1. We have no idea what would have occured if WWII didn't play out the way it did. That is, there's a real sense in which counter-factual history, once you reach a moderate level of complexity, is difficult if not impossible to predict.

2. If one is otherwise convinced of pacifism, then it is a matter of faithfulness to God and trust in his sovereignty, over and against the need to effect the right outcome.

3. I'm unconvinced violence is ever the only solution. That's a proposition that seems common-sense, but only because the response of the strong *is* violence, and in some sense that works.

@Phill

I think there is. Peoples and languages and cultures are God-given gifts, though broken. The picture in Rev 7 is not of a homogenous group of worshippers, but an assembled, united group of worshippers from all nations. We just do well to frame any 'national' identity in a way subordinate to a Christocentric one.

Nathan said...

"We have no idea what would have occured if WWII didn't play out the way it did. That is, there's a real sense in which counter-factual history, once you reach a moderate level of complexity, is difficult if not impossible to predict."

That's a bit of a cop out in my opinion - I would have thought the invasion of Poland gave us a pretty clear picture of what Hitler's actions would have continued to look like had he been left unchallenged.

If we're talking total number of deaths, then sure, it's hard to predict. But surely the death of a combatant is somehow more satisfactory than the death of non combatants?

Seumas Macdonald said...

Sorry, I think you've mistaken my point. Let me tease out my points and implications.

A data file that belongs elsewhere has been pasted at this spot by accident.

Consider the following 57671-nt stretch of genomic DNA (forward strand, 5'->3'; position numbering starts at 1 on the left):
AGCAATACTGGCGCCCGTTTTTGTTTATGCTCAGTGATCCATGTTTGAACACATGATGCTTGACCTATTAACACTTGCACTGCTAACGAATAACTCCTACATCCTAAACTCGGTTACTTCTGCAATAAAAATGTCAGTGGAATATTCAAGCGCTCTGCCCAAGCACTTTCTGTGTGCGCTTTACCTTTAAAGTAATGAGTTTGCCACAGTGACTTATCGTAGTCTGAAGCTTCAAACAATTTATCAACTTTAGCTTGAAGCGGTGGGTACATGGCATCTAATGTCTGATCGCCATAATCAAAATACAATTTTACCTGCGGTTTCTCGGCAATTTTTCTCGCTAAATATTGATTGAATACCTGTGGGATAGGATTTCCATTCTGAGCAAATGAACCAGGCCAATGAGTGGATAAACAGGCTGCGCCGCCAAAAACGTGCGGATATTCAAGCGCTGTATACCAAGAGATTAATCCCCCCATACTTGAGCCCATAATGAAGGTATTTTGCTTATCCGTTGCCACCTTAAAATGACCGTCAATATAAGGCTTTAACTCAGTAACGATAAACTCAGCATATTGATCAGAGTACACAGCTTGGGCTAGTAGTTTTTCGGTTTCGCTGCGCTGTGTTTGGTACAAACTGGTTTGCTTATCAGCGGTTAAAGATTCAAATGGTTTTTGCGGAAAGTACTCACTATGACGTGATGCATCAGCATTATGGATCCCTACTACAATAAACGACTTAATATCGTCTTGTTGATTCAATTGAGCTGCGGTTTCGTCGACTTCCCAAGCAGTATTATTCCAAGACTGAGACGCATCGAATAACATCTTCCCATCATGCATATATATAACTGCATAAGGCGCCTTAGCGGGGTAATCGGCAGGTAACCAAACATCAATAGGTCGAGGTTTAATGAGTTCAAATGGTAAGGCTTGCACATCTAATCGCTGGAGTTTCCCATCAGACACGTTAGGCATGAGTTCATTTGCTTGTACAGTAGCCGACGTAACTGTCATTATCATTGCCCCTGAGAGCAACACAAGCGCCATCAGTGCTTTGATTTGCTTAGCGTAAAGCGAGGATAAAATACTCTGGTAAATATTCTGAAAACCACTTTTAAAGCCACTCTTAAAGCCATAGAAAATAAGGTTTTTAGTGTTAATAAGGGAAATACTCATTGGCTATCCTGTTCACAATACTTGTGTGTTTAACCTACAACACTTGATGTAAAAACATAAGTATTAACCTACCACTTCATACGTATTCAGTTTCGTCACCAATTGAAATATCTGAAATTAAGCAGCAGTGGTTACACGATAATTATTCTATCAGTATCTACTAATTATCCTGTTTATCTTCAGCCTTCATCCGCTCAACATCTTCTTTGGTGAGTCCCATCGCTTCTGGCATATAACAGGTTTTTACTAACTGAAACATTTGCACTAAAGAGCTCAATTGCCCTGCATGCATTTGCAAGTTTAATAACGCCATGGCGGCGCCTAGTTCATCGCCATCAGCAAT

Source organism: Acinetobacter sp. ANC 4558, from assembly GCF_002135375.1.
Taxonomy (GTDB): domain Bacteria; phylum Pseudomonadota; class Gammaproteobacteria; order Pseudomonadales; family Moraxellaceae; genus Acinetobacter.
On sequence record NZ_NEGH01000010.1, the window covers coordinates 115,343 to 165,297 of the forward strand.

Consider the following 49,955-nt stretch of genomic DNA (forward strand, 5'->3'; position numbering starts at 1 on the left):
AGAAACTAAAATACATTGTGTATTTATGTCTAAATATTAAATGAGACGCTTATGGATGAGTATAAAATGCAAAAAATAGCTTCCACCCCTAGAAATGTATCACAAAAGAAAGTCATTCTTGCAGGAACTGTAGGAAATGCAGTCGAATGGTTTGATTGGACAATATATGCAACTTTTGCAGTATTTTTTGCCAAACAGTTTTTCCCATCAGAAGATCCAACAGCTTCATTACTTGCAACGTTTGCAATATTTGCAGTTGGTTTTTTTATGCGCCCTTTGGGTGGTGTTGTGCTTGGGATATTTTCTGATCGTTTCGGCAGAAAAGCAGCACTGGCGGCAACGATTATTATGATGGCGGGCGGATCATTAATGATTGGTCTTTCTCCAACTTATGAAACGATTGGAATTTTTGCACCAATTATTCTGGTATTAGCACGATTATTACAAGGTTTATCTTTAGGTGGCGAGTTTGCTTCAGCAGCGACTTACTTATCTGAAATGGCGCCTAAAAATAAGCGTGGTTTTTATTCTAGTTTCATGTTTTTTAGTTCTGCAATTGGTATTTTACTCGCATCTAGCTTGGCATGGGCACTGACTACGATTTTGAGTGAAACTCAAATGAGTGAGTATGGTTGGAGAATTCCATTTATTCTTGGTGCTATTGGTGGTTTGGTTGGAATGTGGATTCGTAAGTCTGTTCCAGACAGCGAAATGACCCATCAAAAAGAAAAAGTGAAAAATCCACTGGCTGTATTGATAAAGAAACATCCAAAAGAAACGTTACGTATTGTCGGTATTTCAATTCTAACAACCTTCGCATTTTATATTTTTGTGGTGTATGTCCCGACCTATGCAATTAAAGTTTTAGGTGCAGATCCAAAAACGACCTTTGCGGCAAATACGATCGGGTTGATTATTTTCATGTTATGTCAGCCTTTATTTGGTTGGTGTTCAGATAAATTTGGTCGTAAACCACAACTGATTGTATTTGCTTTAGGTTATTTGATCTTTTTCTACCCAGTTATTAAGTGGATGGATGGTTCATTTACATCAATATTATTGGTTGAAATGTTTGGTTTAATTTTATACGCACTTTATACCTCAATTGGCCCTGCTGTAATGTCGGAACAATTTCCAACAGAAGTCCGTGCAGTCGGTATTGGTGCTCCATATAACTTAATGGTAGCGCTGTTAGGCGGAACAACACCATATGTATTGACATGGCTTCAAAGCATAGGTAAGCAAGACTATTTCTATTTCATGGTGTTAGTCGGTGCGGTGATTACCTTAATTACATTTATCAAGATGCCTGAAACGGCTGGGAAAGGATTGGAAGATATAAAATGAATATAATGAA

1. The closer the view, the easier to extrapolate consequences from choices. So, for example, we can make all sorts of more or less accurate conjectures about what course the war might have taken if battle X turned out differently. We can be fairly confident about the kinds of actions Hitler might have pursued if things had gone better for him.

2. It doesn't take a great deal of complexity to make such conjectures highly unstable. What if a collocation of different factors all turned out differently in 1941? Suddenly calculating the kinds of events and actions that are even *possible* in 1943 becomes an order of complexity difficult to contemplate.

3. The test of non-violence's efficacy would be large-scale non-violent non-compliance with a Nazi-like regime. I would say we have rarely, if ever, approached something like that. Perhaps my friend Yoder has some more data in his posthumously published "History of Nonviolence". But, more importantly, I don't predicate the rightness of non-violence on its efficacy.